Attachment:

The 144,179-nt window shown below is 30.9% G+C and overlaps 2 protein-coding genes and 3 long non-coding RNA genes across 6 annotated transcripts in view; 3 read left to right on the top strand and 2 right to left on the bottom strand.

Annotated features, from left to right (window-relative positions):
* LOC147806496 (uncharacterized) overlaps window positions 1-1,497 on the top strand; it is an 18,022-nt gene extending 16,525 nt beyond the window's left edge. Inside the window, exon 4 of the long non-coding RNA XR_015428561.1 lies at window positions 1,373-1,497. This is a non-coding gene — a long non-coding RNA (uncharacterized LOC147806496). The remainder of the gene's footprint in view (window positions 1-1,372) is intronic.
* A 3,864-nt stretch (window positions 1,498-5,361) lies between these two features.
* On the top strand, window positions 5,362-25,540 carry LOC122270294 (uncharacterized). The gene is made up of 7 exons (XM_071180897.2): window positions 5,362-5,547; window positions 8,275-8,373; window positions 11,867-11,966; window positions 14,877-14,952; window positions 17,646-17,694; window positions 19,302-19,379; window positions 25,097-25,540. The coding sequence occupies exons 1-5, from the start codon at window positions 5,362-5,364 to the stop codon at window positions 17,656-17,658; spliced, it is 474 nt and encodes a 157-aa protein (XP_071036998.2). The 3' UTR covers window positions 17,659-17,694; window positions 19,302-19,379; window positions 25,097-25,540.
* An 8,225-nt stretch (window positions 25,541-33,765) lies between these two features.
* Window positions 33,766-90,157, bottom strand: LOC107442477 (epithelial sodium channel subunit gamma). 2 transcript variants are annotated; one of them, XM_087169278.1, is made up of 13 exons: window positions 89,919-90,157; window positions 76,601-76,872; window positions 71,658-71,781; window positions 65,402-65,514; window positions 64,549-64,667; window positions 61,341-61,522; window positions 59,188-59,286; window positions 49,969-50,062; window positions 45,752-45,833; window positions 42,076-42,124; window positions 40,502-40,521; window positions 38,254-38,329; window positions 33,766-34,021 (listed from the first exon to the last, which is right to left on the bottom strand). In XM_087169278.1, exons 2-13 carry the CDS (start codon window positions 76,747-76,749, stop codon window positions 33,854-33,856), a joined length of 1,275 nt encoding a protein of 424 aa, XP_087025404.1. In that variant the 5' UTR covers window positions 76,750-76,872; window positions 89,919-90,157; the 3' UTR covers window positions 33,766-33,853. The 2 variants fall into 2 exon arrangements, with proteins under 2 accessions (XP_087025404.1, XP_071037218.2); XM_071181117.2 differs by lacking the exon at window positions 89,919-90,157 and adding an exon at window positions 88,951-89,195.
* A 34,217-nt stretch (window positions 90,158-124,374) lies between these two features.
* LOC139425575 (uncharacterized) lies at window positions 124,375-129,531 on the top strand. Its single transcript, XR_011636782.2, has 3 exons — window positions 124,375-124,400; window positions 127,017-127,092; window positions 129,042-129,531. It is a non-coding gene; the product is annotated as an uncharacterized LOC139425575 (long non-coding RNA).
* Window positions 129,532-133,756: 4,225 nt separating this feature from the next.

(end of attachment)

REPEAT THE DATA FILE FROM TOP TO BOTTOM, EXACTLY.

The 144,179-nt window shown below is 30.9% G+C and overlaps 2 protein-coding genes and 3 long non-coding RNA genes across 6 annotated transcripts in view; 3 read left to right on the top strand and 2 right to left on the bottom strand.

Annotated features, from left to right (window-relative positions):
* LOC147806496 (uncharacterized) overlaps window positions 1-1,497 on the top strand; it is an 18,022-nt gene extending 16,525 nt beyond the window's left edge. Inside the window, exon 4 of the long non-coding RNA XR_015428561.1 lies at window positions 1,373-1,497. This is a non-coding gene — a long non-coding RNA (uncharacterized LOC147806496). The remainder of the gene's footprint in view (window positions 1-1,372) is intronic.
* A 3,864-nt stretch (window positions 1,498-5,361) lies between these two features.
* On the top strand, window positions 5,362-25,540 carry LOC122270294 (uncharacterized). The gene is made up of 7 exons (XM_071180897.2): window positions 5,362-5,547; window positions 8,275-8,373; window positions 11,867-11,966; window positions 14,877-14,952; window positions 17,646-17,694; window positions 19,302-19,379; window positions 25,097-25,540. The coding sequence occupies exons 1-5, from the start codon at window positions 5,362-5,364 to the stop codon at window positions 17,656-17,658; spliced, it is 474 nt and encodes a 157-aa protein (XP_071036998.2). The 3' UTR covers window positions 17,659-17,694; window positions 19,302-19,379; window positions 25,097-25,540.
* An 8,225-nt stretch (window positions 25,541-33,765) lies between these two features.
* Window positions 33,766-90,157, bottom strand: LOC107442477 (epithelial sodium channel subunit gamma). 2 transcript variants are annotated; one of them, XM_087169278.1, is made up of 13 exons: window positions 89,919-90,157; window positions 76,601-76,872; window positions 71,658-71,781; window positions 65,402-65,514; window positions 64,549-64,667; window positions 61,341-61,522; window positions 59,188-59,286; window positions 49,969-50,062; window positions 45,752-45,833; window positions 42,076-42,124; window positions 40,502-40,521; window positions 38,254-38,329; window positions 33,766-34,021 (listed from the first exon to the last, which is right to left on the bottom strand). In XM_087169278.1, exons 2-13 carry the CDS (start codon window positions 76,747-76,749, stop codon window positions 33,854-33,856), a joined length of 1,275 nt encoding a protein of 424 aa, XP_087025404.1. In that variant the 5' UTR covers window positions 76,750-76,872; window positions 89,919-90,157; the 3' UTR covers window positions 33,766-33,853. The 2 variants fall into 2 exon arrangements, with proteins under 2 accessions (XP_087025404.1, XP_071037218.2); XM_071181117.2 differs by lacking the exon at window positions 89,919-90,157 and adding an exon at window positions 88,951-89,195.
* A 34,217-nt stretch (window positions 90,158-124,374) lies between these two features.
* LOC139425575 (uncharacterized) lies at window positions 124,375-129,531 on the top strand. Its single transcript, XR_011636782.2, has 3 exons — window positions 124,375-124,400; window positions 127,017-127,092; window positions 129,042-129,531. It is a non-coding gene; the product is annotated as an uncharacterized LOC139425575 (long non-coding RNA).
* Window positions 129,532-133,756: 4,225 nt separating this feature from the next.